Shermer explores what created the universe and explains multiple universes, M-theory, quantum foam creation, and other hypotheses still in their formative stage.
Shermer discusses 12 possible answers to the question of why there is something rather than nothing.
Forget about resurrection - the only way to reach immortality is by creating a legacy.
Shermer examines the difference between supernatural design (creationism) and natural design (evolution).
Scientologys origins were based in a science fictions writers desire to earn money and have no actual basis in science.
- Professor of Nuclear Science and Engineering, MIT
A critical look at scientism, the belief that science is all the real knowledge that exists.
Hutchinson discusses the science/faith debate, Intelligent Design, and the Christian response.
Science and faith are complementary views of the world.
- Author, What's So Great About Christianity
Even if we set aside religious conviction, there are compelling reasons to believe in life after death.
When science, far from disproving God, seems to be pointing with ever-greater precision toward transcendence, imagination and wishful thinking seem all that is left for the atheists to count on.
So does a belief in evolution automatically lead to disbelief in God? Actually, Darwin didn't think that. Darwin was not an "intellectually fulfilled atheist"; rather, he called himself an agnostic.
The best empirical evidence for life after death comes from people who have had near death experiences.
Atheism foolishly presumes that reason is, in principle, capable of figuring out all that there is, while theism at least knows that there is a reality greater than, and beyond, that which our senses and our minds can ever apprehend.
Many of the conflicts that are counted as religious wars were not fought over religion. They were mainly fought over rival claims to territory and power.
An interview with Kings College President Dinesh DSouza: why hell argue against the motion, The World Would Be Better Off Without Religion, at the Nov. 15 Slate/Intelligence Squared U.S. debate.
The undecided person is right to wonder how Christianity will make his life better. After all, he is considering not only whether to believe something but whether to base his life on it. DSouza enumerates some concrete ways in which Christianity can improve our lives.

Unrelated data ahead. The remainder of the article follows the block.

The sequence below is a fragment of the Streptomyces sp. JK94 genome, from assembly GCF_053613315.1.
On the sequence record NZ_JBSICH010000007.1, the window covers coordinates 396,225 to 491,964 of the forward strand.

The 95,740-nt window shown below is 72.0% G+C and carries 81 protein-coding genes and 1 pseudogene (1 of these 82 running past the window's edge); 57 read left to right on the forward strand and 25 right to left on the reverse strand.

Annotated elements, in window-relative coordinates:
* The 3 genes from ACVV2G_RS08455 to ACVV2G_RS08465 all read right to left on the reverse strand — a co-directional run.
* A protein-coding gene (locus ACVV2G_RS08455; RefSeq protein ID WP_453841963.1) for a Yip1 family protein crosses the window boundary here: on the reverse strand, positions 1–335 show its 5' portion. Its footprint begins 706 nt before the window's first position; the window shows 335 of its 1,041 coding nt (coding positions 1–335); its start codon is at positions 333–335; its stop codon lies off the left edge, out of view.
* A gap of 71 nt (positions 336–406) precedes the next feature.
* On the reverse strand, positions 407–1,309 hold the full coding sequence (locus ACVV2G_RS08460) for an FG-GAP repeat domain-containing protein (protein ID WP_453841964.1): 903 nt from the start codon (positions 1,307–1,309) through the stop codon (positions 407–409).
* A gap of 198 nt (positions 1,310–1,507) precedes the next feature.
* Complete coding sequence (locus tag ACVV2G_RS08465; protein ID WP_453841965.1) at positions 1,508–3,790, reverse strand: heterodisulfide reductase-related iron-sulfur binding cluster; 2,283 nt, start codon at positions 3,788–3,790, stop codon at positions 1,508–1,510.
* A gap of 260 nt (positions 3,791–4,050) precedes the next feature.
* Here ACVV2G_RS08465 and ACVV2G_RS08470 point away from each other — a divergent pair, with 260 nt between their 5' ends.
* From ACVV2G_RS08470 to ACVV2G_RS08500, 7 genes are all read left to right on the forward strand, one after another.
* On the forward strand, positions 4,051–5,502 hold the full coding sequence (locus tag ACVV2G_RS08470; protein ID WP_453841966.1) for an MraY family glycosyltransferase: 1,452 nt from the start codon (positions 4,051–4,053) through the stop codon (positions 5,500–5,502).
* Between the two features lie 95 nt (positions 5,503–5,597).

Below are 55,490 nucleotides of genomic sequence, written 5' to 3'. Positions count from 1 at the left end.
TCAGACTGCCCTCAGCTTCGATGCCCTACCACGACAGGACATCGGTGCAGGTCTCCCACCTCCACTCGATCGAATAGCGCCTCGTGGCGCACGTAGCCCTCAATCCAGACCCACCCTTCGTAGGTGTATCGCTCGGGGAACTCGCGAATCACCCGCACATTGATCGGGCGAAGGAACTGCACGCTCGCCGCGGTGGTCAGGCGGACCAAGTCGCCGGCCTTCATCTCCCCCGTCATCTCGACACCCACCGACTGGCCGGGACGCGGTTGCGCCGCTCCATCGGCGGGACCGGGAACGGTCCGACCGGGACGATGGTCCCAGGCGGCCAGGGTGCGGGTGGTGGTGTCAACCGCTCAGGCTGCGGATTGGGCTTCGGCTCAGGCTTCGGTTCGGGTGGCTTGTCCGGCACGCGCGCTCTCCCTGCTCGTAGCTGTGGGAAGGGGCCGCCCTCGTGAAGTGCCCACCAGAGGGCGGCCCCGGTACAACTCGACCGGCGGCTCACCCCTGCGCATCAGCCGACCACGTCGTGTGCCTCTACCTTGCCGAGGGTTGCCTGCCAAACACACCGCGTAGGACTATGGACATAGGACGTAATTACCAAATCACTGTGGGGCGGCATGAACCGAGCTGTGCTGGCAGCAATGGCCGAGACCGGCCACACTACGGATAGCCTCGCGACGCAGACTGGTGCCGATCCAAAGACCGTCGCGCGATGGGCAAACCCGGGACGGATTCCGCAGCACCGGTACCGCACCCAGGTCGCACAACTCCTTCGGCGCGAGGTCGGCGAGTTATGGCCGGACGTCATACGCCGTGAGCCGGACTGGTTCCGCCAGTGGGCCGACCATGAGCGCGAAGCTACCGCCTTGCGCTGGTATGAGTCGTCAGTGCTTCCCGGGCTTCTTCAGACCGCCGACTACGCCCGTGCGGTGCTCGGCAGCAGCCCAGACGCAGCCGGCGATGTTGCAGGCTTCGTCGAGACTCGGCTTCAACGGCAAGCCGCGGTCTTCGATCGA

Across the globe, religious faith is thriving and religious people are having more children. By contrast, atheist conventions only draw a handful of embittered souls, and the atheist lifestyle seems to produce listless tribes that cannot even reproduce themselves.
Stan Guthrie, Breakpoint, November 12 & 19, 2009
An interview with DSouza about his life as a Christian apologist.
Evolutionists have some ingenious explanations for morality. But do they work?
If evolution cannot explain how humans became moral primates, what can?
Dinesh DSouza, the new president of New York Citys only Evangelical college, wants to build a Christain A-team.
The original problem with religion is that it is our first, and our worst, attempt at explanation.
The irrationality connected to religion is something to be feared.
The conflict between religion and science is inherent and (very nearly) zero-sum.
I am a scientist and a believer, and I find no conflict between those world views.
Belief in God is not antithetical to the advancement of science.
Scientists like Richard Dawkins say the universe has no design, no purpose, no evil and no good, but these things are not the business of science.
Today many scientists say there is no conflict between their faith and their work.
Carroll, Shermer, D'Souza and Hutchinson go head-to-head over science and religion at Cal Tech.
Can religion stand up to the progress of science? Excerpts from a discussion between Richard Dawkins and Francis Collins.
An overview of the changing relationship that religion and science have had in the U.S. both as adversaries and allies.
A minority of Americans believes that humans evolved with no influence from God -- but the number has risen from 9% in 1982 to 16% today.
Most Americans believe in God, 83%. While only 4% of the public say they do not believe in a deity or higher power, a plurality of scientists say they do not (41%).